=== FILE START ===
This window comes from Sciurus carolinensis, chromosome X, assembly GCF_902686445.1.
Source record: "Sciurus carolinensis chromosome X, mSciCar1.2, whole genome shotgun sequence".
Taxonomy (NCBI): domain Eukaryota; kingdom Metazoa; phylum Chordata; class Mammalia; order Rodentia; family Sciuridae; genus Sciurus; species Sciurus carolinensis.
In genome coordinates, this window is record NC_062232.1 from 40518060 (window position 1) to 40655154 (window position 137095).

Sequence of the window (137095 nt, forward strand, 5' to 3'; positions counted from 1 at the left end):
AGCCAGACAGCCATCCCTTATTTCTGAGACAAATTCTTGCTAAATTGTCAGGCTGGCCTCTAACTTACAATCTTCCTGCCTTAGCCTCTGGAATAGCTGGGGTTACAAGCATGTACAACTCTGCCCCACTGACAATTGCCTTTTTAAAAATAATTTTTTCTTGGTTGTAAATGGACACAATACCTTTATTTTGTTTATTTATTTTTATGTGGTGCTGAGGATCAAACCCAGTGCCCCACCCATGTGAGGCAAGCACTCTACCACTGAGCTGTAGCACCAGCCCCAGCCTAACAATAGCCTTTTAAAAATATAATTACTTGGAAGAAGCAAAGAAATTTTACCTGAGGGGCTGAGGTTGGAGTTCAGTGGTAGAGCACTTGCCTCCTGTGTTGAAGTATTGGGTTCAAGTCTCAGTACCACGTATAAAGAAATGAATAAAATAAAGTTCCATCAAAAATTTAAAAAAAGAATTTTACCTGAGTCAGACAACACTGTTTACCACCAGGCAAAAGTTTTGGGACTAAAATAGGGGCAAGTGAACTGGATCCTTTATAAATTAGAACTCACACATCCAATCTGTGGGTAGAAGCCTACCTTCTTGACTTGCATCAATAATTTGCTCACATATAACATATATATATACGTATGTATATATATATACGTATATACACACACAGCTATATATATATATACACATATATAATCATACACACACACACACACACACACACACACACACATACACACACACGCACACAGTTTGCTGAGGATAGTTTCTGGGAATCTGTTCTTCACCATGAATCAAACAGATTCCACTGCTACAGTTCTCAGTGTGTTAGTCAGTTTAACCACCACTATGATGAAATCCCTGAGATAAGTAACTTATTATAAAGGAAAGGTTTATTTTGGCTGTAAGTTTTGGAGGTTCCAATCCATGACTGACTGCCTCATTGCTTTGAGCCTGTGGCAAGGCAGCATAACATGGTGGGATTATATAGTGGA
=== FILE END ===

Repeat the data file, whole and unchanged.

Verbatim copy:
This window comes from Sciurus carolinensis, chromosome X, assembly GCF_902686445.1.
Source record: "Sciurus carolinensis chromosome X, mSciCar1.2, whole genome shotgun sequence".
Taxonomy (NCBI): domain Eukaryota; kingdom Metazoa; phylum Chordata; class Mammalia; order Rodentia; family Sciuridae; genus Sciurus; species Sciurus carolinensis.
In genome coordinates, this window is record NC_062232.1 from 40518060 (window position 1) to 40655154 (window position 137095).

Sequence of the window (137095 nt, forward strand, 5' to 3'; positions counted from 1 at the left end):
AGCCAGACAGCCATCCCTTATTTCTGAGACAAATTCTTGCTAAATTGTCAGGCTGGCCTCTAACTTACAATCTTCCTGCCTTAGCCTCTGGAATAGCTGGGGTTACAAGCATGTACAACTCTGCCCCACTGACAATTGCCTTTTTAAAAATAATTTTTTCTTGGTTGTAAATGGACACAATACCTTTATTTTGTTTATTTATTTTTATGTGGTGCTGAGGATCAAACCCAGTGCCCCACCCATGTGAGGCAAGCACTCTACCACTGAGCTGTAGCACCAGCCCCAGCCTAACAATAGCCTTTTAAAAATATAATTACTTGGAAGAAGCAAAGAAATTTTACCTGAGGGGCTGAGGTTGGAGTTCAGTGGTAGAGCACTTGCCTCCTGTGTTGAAGTATTGGGTTCAAGTCTCAGTACCACGTATAAAGAAATGAATAAAATAAAGTTCCATCAAAAATTTAAAAAAAGAATTTTACCTGAGTCAGACAACACTGTTTACCACCAGGCAAAAGTTTTGGGACTAAAATAGGGGCAAGTGAACTGGATCCTTTATAAATTAGAACTCACACATCCAATCTGTGGGTAGAAGCCTACCTTCTTGACTTGCATCAATAATTTGCTCACATATAACATATATATATACGTATGTATATATATATACGTATATACACACACAGCTATATATATATATACACATATATAATCATACACACACACACACACACACACACACACACACATACACACACACGCACACAGTTTGCTGAGGATAGTTTCTGGGAATCTGTTCTTCACCATGAATCAAACAGATTCCACTGCTACAGTTCTCAGTGTGTTAGTCAGTTTAACCACCACTATGATGAAATCCCTGAGATAAGTAACTTATTATAAAGGAAAGGTTTATTTTGGCTGTAAGTTTTGGAGGTTCCAATCCATGACTGACTGCCTCATTGCTTTGAGCCTGTGGCAAGGCAGCATAACATGGTGGGATTATATAGTGGA